Pacific Crest Trail Pacific Crest Trail - 2018

Pacific Crest Trail (2018) 79: Knife’s Edge

Saturday, August 18, 2018 – 14.10 miles

I woke during the night to strange sounds. At first I thought they were animal noises, but eventually I identified them as the crinkling of an air mattress even noisier than my Neoair. So it’s possible to surpass even that level of evil… (it’s probably a new version of the Neoair. Also, love you Neoair). The owners of the mattress had arrived after I fell asleep and weren’t awake by the time I left in the morning.

The sky was less smoggy than yesterday’s. Gogogo! I skipped breakfast and hurried towards the Knife’s Edge, but adjusted my speed slightly to avoid a hiker who kept wanting to talk. Hopefully it wasn’t obvious. I didn’t want to be rude, but when the scenery is nice, I just want to look at the nice scenery without someone ejecting human sounds into the air.

Great views of Mt. Adams and a distant Mt. St. Helens as I climbed up towards the Packwood Glacier, which eTrails describes as the only permanent snowfield on the PCT.

Mt. Adams
Mt. St. Helens

When I arrived there, I couldn’t actually tell what was the glacier, whether there still was a glacier, whether there was a glacier but it had melted into separate snow patches, and so forth. The PCTA doesn’t recommend this section of the trail for stock, and I wholeheartedly agree after experiencing the dodgy footing around what may or may not have been a glacier.


The actual Knife’s Edge was better, since the footing at least seemed solid albeit narrow and with steep drops.

Knife’s Edge

Plenty of smoke was visible from the Knife’s Edge. The base of Rainer was covered with purple haze.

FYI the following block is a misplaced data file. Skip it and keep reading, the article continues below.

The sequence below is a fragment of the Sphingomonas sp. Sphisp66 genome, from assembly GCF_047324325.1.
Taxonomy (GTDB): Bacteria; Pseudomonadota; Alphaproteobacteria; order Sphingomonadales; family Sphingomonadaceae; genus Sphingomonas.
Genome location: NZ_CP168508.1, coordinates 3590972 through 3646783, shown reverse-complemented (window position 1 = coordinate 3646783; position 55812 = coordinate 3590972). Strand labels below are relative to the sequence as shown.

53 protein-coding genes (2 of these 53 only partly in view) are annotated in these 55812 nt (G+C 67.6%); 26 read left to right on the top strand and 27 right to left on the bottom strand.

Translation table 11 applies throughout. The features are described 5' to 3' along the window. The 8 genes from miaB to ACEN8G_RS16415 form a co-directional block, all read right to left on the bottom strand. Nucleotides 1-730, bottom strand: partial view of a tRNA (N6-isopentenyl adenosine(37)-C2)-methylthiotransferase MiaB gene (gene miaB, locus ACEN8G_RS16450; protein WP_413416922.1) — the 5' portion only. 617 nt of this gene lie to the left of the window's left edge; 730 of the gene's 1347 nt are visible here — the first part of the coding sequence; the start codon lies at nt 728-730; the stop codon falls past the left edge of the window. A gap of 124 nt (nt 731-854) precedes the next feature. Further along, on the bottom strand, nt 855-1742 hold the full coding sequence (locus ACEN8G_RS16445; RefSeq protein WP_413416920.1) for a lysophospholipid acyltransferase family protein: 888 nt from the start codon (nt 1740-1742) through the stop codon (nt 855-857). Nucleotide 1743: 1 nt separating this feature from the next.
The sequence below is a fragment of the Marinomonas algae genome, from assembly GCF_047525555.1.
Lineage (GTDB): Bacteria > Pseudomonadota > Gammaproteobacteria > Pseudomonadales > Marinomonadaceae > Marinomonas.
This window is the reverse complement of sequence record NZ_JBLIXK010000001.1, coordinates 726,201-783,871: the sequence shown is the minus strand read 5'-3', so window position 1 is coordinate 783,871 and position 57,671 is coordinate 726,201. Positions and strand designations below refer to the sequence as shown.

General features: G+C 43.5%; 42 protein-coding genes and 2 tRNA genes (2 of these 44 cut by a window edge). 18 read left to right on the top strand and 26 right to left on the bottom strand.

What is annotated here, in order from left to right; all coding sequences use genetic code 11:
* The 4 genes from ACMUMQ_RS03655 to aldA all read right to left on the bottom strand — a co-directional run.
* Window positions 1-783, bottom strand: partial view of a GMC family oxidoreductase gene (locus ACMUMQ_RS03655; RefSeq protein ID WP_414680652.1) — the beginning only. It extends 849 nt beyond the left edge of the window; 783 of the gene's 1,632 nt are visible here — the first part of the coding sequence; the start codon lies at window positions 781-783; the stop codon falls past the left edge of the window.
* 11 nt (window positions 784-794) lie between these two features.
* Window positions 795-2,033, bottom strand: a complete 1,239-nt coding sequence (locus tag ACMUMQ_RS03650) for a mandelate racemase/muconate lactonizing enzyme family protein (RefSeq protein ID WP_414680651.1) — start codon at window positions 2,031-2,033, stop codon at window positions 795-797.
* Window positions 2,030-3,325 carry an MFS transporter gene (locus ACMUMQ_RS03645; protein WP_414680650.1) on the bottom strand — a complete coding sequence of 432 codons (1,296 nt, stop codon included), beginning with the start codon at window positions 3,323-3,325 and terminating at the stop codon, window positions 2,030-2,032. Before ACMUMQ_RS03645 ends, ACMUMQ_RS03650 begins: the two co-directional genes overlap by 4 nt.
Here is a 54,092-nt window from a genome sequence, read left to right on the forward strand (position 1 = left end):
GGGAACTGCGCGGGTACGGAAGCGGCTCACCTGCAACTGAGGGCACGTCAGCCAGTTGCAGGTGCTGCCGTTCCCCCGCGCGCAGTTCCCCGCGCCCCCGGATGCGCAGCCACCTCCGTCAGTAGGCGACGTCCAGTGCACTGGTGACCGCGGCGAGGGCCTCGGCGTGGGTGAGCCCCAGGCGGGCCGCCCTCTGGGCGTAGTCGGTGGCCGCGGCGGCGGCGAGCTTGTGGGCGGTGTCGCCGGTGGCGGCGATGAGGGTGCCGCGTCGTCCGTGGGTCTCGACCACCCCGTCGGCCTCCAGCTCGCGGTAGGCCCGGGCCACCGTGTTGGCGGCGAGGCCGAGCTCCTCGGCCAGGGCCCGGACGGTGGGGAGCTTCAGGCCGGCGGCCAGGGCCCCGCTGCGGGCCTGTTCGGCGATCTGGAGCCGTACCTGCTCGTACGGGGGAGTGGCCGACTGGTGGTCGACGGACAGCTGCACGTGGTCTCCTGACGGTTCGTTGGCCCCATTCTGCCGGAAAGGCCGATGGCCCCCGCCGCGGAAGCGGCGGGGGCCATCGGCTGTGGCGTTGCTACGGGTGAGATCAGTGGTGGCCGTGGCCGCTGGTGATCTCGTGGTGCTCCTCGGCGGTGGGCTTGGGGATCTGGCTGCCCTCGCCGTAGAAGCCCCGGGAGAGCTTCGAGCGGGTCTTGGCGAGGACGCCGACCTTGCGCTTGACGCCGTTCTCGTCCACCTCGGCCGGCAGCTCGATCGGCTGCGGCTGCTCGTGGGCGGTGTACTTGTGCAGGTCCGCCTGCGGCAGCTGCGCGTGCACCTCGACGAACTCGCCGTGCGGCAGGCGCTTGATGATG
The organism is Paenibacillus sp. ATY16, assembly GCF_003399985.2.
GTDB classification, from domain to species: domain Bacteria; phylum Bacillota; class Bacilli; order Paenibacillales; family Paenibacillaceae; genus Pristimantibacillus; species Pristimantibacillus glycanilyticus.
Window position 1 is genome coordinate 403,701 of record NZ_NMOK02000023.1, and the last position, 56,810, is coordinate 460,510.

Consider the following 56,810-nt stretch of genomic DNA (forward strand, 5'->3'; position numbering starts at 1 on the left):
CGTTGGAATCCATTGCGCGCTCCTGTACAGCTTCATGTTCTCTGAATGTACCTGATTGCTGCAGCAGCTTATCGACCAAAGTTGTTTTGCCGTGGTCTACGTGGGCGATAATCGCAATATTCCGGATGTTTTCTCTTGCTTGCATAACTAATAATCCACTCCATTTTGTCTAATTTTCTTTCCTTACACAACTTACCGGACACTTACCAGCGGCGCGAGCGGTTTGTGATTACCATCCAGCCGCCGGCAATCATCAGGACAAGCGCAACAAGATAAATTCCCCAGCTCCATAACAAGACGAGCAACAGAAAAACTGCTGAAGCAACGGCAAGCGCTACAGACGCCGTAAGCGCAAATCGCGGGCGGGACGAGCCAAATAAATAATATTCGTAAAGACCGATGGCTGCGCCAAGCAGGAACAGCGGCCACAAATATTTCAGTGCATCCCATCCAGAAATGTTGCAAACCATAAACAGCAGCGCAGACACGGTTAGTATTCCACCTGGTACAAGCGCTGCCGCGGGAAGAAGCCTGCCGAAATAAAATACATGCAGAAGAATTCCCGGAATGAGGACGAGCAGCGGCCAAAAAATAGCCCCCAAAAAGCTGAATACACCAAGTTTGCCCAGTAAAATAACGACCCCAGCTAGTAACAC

Two fires are nearby: the Miriam Fire and the Clear Fork fire, which started along the original PCT detour for the Miriam Fire.


Directly after the Knife’s Edge, the new detour began at Coyote Trail #79, which eTrails describes as ‘lightly used’. The trail tread immediately revealed that it’s used well. The trail oscillated steeply during its approach to Chimney Rock, offering views that would have been fabulous if not for the smoke.


I kept walking past Lost Lake, making camp in an area where I saw a herd of mountain goats! That was special for me. I’ve seen little-white-blotch goats before, and a single goat directly beside a road, but I’ve never seen a herd close enough to see the details of what they’re doing, which in this case was a mix of grazing and standing in seemingly suicidal positions on a rock face.

Mountain goats

Along with the goats, I can see a plume of smoke from the Clear Fork Fire. The scent of smoke is thick in the air. Future hikers: a good resource for fire updates is Inciweb.

By Krista/Bane

Thru-hiker, LASHer and packrafter from Saskatoon, Saskatchewan. Enjoys walking slowly, seeking out ice cream whenever possible, and just generally being uninspirational.

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